|10/1/21 Roosevelt Station the day before it opened to the public|
Of all of Seattle’s light rail stations, I probably have the strongest connection to Roosevelt. It’s the closest station to home – about a 15-minute walk – but more significantly, it’s the one that I had the greatest intention of documenting with sketches while it was being built. I had big plans to walk down every few months to document its lengthy progress. In the early years, I sketched whatever heavy equipment I could see, and the cranes got bigger and bigger. But I was frustrated most of the time because the action was concealed by fencing. By the time the best parts of the station were finally revealed, the pandemic kept me from feeling comfortable standing around in the Roosevelt business district.
|10/1/21 I like this thumbnail better than |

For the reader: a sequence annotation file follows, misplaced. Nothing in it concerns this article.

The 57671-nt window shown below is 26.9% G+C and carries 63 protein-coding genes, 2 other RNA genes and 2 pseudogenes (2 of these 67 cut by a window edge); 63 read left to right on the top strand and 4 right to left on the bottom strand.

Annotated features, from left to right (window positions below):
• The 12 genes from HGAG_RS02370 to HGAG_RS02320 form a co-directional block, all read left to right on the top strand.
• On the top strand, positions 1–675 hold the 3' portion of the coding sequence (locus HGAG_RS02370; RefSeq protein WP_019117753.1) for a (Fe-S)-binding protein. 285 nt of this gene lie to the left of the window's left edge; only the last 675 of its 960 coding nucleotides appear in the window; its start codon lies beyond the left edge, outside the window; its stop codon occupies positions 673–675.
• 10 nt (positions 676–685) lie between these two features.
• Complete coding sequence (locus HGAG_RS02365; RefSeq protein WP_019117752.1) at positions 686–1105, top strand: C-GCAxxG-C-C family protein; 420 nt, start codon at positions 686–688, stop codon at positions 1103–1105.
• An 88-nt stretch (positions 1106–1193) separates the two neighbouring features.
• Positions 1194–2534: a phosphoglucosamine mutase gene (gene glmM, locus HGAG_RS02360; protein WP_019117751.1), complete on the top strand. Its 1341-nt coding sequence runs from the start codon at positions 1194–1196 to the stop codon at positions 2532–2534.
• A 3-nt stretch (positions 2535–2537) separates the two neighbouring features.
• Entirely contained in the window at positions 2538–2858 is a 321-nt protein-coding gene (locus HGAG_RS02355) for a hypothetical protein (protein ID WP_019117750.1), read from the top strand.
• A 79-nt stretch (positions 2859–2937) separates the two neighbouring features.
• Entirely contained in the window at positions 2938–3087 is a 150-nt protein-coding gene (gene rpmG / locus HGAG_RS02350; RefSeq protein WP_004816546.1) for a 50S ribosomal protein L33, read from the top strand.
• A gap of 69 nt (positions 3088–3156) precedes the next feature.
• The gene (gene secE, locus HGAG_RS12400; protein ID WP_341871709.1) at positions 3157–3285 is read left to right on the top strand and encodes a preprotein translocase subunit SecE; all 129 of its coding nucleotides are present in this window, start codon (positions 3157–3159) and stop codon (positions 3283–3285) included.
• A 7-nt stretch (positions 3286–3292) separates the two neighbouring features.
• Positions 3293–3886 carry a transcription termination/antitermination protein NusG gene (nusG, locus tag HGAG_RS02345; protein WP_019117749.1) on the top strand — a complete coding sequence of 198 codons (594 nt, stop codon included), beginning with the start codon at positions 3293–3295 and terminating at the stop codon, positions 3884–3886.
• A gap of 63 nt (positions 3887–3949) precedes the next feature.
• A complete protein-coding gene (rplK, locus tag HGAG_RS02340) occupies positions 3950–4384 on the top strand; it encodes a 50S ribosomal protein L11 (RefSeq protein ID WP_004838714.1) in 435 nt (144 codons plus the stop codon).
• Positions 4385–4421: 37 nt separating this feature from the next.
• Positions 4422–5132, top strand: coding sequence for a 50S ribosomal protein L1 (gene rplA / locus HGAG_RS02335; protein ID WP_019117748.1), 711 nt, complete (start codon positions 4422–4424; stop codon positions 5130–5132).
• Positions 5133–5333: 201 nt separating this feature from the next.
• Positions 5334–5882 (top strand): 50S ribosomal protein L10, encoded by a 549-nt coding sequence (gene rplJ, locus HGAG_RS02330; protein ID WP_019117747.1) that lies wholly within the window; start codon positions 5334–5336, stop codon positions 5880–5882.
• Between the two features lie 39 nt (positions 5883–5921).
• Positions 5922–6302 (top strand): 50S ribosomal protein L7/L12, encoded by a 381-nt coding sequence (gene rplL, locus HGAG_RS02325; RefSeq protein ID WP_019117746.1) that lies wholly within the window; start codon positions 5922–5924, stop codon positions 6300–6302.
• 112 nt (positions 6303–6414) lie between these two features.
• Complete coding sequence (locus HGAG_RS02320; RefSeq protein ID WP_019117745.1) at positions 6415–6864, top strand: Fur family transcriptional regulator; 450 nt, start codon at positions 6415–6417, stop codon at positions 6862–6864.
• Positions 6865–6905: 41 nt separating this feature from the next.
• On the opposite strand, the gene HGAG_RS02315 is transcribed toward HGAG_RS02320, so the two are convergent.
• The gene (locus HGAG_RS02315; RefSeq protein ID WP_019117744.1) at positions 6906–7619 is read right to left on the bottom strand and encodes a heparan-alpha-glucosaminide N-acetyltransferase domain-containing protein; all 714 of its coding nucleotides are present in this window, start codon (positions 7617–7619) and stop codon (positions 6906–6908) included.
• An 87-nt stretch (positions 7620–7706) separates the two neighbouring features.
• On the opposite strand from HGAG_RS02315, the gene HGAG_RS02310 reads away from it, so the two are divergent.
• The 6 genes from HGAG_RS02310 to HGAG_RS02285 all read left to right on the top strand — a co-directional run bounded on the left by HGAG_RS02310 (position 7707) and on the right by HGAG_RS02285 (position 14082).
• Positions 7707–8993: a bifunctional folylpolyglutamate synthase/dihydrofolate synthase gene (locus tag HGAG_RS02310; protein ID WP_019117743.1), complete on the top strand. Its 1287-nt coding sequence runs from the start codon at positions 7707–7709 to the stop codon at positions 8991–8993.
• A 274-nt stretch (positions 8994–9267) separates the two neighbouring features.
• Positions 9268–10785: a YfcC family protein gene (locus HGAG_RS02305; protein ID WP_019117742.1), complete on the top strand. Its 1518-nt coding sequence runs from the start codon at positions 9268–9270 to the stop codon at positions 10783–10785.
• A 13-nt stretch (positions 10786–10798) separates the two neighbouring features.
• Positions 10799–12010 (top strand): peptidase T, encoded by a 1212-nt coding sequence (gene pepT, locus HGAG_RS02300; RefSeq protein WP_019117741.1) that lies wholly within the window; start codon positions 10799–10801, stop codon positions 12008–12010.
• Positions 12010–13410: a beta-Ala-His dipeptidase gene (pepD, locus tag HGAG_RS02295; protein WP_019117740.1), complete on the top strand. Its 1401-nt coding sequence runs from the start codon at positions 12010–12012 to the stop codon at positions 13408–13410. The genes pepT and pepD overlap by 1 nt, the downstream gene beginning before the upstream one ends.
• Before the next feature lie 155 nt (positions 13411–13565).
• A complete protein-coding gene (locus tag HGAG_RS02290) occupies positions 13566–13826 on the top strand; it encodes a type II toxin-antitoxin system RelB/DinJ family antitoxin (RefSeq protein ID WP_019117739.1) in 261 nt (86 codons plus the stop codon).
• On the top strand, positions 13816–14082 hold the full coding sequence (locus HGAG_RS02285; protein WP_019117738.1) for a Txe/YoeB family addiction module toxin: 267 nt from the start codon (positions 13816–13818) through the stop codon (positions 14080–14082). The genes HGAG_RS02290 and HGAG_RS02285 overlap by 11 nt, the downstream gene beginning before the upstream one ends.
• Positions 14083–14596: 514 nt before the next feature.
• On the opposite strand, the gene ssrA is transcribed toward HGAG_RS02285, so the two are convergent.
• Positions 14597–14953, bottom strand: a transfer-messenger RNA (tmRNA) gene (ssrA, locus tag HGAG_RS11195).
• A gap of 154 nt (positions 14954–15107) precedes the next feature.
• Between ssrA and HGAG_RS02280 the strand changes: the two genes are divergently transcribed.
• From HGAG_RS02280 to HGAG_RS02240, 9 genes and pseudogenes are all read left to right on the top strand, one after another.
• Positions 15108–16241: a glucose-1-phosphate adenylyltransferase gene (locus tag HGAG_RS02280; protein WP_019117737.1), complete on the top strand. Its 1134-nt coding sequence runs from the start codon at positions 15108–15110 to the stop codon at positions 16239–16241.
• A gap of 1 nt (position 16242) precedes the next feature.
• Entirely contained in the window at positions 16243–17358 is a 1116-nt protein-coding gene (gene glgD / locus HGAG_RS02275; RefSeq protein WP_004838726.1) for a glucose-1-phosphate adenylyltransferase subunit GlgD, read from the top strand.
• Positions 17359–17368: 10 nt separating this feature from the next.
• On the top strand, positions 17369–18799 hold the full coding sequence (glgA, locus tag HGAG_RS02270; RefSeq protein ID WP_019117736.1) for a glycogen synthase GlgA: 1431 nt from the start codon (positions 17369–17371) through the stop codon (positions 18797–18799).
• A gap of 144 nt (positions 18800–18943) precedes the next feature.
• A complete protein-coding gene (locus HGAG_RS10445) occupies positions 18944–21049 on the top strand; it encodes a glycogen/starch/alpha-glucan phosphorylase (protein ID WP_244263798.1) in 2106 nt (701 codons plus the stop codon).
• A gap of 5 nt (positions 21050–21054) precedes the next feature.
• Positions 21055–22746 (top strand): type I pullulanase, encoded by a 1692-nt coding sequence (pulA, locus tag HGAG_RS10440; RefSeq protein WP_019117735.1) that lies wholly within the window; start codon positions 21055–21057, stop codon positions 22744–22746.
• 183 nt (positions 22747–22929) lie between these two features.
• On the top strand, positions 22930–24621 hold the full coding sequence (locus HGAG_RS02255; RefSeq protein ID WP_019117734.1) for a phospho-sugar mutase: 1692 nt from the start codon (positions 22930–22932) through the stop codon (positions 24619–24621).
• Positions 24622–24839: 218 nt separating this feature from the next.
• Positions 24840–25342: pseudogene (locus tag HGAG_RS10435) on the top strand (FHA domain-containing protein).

my color sketch!
We all know where the pathway of good intentions leads to.
In any case, I finally got around to sketching Roosevelt Station – the day before it opened to the public. I thought Northgate Station was challenging, but Roosevelt was much worse! Standing across the street so that I could include the bright yellow sculpture and other colorful design elements (not to mention the crane, which is back there working on yet more apartments), I was cowed by the station’s scale, perspective and, well, everything. But it was just a first shot – I’ll certainly have more opportunities to try again.
Walking home, I kicked myself because a more sketchable view is on 12th Northeast north of the station. I made a quick thumbnail to remind me of it next time. (This was a true thumbnail in the traditional sense – a visual note for reference purposes – as opposed to the other kind that I’m making during Inktober that I think of as standalone sketches. I have taken to hashtagging the latter with #snapsketch).